Most of the documents people create nowadays are filled with multiple typefaces, varied colors, and rich font formatting. It would be shameful if Silverlight didn't have a way to create rich text documents. The good news is that Silverlight does support rich text. There are three elements to discuss when learning about rich text documents: the rich text box, the rich text block, and the document text elements. A normal text box holds a string of characters. Rich text controls are different. They store their content in a collection of special lightweight text elements.
Here is a diagram that demonstrates the TextElement and its related classes. All of the elements inherit from the TextElement class. On the left side of the diagram are the Block elements. The Block elements are intended to act as containers for other text elements. The Paragraph is used more often than the Section element. The Inline elements are shown on the right side of the diagram. They are nested inside a Block element or other Inline element. There are the formatting elements like Bold, Italic, Underline, and Run.
The Span element is an inline container for other inlines. I suspect you know what the Hyperlink element is used for. Finally, you can embed any valid Silverlight UI element in the document by using the InlineUIContainer. Later in this demo I will show you how to embed an image, but it could just as easily have been a button or a listbox. When I click on this TextElements tab, you can see a live demo of a rich text box. On the left side of this page is the rich text box. As you can see, it contains formatted text, color text, as well as an embedded image.
On the right side of the screen is the same document loaded into a text box.
Since the text box doesn't understand rich text, it shows the tags in the
underlying text document.
Let me scroll down and show you what I'm talking about.
Here is the first sentence, We are
It is rare to handwrite the rich text file. Instead, you'll use a rich text editor and save the elements to a file. You can then load the file at runtime. I have a demo that shows a rudimentary editor. Here I have the same document. I can double-click on a word, and then click the Bold button, and I can take that file and click on the Save button and it says, you cannot save a document with UI elements. That's because of this image control. So I'm going to delete the image control and try saving it again.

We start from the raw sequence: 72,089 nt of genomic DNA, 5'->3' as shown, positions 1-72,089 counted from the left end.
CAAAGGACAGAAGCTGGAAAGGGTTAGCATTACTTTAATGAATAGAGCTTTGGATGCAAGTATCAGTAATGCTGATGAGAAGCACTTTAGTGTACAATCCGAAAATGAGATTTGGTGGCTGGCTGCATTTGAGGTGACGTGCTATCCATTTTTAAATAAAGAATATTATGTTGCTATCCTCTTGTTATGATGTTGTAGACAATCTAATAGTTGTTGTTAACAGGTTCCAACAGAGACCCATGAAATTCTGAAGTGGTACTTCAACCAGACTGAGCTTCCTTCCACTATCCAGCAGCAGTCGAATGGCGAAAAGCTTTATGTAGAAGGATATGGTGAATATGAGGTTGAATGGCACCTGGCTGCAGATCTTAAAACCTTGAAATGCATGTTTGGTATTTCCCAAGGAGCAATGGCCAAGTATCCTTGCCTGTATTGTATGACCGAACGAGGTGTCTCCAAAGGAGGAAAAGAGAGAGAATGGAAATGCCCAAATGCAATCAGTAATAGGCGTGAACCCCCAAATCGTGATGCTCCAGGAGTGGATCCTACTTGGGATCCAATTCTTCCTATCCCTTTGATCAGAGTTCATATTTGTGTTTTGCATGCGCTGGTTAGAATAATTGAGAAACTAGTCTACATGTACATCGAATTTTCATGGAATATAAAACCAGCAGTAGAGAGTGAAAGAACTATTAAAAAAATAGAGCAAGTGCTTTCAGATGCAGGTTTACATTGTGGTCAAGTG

I'll click Save. I'm in my Documents library, I'll call this one demo, and then click on the Save button. I'll delete the text and type in something new and then I'll load the document back in. So you see it preserved my bold unique keyword. Let me show you some of this code. I wanted to show you how I embedded that image. Here is my RichTextBox, here is a Paragraph sub-element. Inside this Paragraph is the Bold element wrapped around the passionate word.
There's also a LineBreak here. Here's where I set some of the text to the Orange Foreground color, and then down here is the InlineUIContainer that contains the Grid, which contains the image. It looks a lot like standard Silverlight XAML. Now let's go look at the SaveRichText code. When I clicked on that Bold button, it ran this Button_Click procedure here. I check by calling a function IsFontWeightNormal. If it is normal, then I go into the current selection and I apply a PropertyValue.
This takes two arguments; the name of the property and whether I want it to be Bold or Normal. If the font is not normal, then I set it back to normal. When you click on the Save button, I'm going to create a file stream and save the text to the hard drive. The first thing that my code does is verify whether or not the document contains UIElements. As you saw earlier, I'm not allowed to do that in the file format, so I check for that. If you do have a UIElement, I show this MessageBox. Next, I create SaveFileDialog, I set some properties on the dialog here, and then I show the dialog and wait for the user.
If the user clicks the OK button, it will come back true, and then in that case, I open the file, store it in the FileStream, do some encoding on the text, turn the text into some bytes, and store them in this byte array here. Then I use my file stream and write the information to the hard drive and then close the stream. In the load event, I do some similar actions. I open the OpenFileDialog, set some options, show the dialog and, again, see if the user clicked OK.
If they did, I get the filename here, then I get the attached file, it opens the text content, and I use a reader to read the content and then load that back into the rich text box. Now, my editor is ugly and not very functional. Microsoft has a better one on their MSDN site. For my last demo I'd like to give you a quick tour of their tool. I'm going to go to File>Close Solution and then File>Open>Project/Solution. In the same folder as my WorkingWithRichText, there's also this SilverlightTextEditor_MSDN.
I'll open up this SLN file and then I'll run the application to give you a quick tour. As you can see, it's more full-featured than mine is. I can select some words and change their color. I can select more words and choose a font, and I can even embed an image. I encourage you to check out the sample. It is fairly feature complete and is a great place to learn more about the RichTextBox.
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